There is so much to be thankful for in our lives. On a personal note, I am deeply thankful for the warm welcome the community has extended me. I moved to Ottawa this summer from the Detroit, Michigan area, where I had been living for the past nine years. For me, moving to Canada is coming home! I was born and grew up in Toronto. I then went on to attend the Reform Movement’s Hebrew Union College – Jewish Institute of Religion’s rabbinic program in Jerusalem and then Cincinnati, Ohio. I have had the honour of working in both the Rochester, New York, and Detroit Jewish communities and I am thrilled to have begun my tenure at Temple Israel of Ottawa.
During our beautiful High Holiday services, I had the opportunity to speak about the Shehecheyanu prayer – the prayer that thanks God for all the things God provides for us. A prayer we say when we have done something special or unique either for the first time ever, or for the first time that year.
As I write this article, we have just concluded Sukkot, our festival of thanks, as well as Canadian Thanksgiving, our national holiday of thanks. I am deeply thankful for the blessings of health, of community and the love of family and friends. As we celebrated Thanksgiving this year, I included the Shehecheyanu in our Thanksgiving Day festivities. Taking the time to thank God for what is really important!
Sadly, not everyone in the world has as many reasons to say Shehecheyanu as we do. To live in Canada is to live a life full of blessings that we often take for granted. Our civil and religious rights are well protected. We have the freedom to speak out on social and political issues as we see fit. We do not fear reprisals from either the government or from radical groups waiting to persecute us.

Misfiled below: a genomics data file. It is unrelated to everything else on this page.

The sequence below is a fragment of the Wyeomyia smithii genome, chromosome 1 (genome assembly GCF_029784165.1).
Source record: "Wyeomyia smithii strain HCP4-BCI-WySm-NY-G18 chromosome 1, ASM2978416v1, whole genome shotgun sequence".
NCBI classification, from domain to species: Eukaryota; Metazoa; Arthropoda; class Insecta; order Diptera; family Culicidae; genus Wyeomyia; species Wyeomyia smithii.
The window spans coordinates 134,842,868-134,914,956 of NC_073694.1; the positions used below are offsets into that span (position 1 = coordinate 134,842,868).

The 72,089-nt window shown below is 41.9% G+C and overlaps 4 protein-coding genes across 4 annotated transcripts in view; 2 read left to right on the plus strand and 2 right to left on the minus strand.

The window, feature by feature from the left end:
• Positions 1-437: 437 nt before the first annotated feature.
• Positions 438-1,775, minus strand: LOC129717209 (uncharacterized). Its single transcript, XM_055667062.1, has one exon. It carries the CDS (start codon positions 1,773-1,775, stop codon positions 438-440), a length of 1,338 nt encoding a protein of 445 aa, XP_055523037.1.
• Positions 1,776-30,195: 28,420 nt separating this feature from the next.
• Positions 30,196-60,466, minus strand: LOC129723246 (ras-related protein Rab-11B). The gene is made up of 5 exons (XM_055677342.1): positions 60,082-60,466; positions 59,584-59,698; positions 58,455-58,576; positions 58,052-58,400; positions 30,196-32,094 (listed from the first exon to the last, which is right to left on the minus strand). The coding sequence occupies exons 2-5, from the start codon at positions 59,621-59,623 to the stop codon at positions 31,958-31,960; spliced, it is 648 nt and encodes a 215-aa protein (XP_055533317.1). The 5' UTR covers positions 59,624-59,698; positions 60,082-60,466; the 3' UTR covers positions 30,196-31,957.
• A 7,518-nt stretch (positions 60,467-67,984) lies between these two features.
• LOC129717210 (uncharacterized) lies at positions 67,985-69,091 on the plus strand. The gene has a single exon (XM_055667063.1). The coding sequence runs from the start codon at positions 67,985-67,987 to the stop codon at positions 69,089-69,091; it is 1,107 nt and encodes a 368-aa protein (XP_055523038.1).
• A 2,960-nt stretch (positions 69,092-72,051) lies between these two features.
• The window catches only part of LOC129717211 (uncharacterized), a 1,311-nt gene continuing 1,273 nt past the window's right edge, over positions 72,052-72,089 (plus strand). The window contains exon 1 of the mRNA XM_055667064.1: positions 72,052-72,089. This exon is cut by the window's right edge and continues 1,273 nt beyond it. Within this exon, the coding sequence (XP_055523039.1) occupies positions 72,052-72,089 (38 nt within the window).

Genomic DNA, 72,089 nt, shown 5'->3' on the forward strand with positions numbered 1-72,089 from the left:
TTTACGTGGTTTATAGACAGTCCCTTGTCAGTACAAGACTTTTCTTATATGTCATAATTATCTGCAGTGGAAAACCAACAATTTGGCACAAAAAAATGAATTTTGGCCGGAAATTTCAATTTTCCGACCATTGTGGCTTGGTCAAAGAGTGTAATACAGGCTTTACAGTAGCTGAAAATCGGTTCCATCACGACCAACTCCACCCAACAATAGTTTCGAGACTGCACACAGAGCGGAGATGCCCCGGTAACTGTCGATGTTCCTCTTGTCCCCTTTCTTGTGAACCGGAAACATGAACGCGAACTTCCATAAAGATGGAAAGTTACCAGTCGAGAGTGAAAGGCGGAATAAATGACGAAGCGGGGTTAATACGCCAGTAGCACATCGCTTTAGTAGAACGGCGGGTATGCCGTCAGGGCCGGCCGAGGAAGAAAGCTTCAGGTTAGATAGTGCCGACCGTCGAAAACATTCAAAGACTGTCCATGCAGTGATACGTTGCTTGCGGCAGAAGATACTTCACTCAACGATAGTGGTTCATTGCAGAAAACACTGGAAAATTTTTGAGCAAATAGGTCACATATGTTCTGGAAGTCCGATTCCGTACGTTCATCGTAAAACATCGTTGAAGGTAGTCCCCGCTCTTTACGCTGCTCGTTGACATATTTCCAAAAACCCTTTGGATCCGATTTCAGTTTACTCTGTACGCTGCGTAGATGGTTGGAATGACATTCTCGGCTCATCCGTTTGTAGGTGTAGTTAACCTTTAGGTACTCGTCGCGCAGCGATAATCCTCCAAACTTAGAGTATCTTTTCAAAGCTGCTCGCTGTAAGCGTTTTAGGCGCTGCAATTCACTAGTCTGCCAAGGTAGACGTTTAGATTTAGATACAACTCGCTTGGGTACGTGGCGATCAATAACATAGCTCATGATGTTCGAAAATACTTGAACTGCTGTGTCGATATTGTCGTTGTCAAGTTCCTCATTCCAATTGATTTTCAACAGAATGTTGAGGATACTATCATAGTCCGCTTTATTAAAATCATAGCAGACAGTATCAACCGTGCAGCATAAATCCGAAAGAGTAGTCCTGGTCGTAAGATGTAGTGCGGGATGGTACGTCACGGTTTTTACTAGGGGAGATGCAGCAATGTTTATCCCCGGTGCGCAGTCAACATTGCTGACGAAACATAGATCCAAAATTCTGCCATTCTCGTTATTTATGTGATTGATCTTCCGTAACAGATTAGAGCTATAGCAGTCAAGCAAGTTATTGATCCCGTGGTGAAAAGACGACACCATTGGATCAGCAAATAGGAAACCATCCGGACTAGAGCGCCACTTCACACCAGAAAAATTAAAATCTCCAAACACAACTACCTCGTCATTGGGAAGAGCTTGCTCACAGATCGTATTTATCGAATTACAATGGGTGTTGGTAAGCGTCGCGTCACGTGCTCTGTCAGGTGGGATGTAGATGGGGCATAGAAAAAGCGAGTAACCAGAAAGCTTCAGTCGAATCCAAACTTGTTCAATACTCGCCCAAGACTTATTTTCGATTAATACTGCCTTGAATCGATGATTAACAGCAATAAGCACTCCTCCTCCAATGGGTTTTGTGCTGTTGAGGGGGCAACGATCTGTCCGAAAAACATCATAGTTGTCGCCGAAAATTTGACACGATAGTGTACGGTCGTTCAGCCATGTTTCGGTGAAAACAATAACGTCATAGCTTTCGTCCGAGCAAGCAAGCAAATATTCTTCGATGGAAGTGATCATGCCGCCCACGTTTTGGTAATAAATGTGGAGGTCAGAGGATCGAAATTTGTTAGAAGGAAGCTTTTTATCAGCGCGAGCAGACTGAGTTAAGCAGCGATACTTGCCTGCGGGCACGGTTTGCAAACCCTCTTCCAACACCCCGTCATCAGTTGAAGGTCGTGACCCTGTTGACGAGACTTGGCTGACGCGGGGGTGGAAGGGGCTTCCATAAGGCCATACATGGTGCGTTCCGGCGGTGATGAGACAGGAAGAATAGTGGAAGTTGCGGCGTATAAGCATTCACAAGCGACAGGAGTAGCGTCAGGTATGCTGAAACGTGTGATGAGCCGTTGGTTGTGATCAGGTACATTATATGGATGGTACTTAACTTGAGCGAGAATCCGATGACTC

Sadly, for millions in Syria and neighbouring countries, that is precisely their reality. It is not hard to understand why hundreds of thousands have fled their homes and are seeking a better life in another country.
As a Canadian Jewish community, we know well the feeling of being a refugee. My mother and her parents arrived in Canada as refugees from Shanghai in the late-1940s. It is no surprise to me that the Jewish community has begun to mobilize and to try to find ways to help the Syrian refugees. Through sponsorship, advocacy and awareness, we are doing our part to help those in need.
I am looking forward to celebrating my installation at Temple Israel with the entire Ottawa Jewish community on Saturday, November 14 with a Shabbat service of installation, and on Sunday, November 15, at the community meet-and-greet. Hope to see you there!
With deepest feelings of gratitude,
Rabbi S. Robert Morais
Temple Israel of Ottawa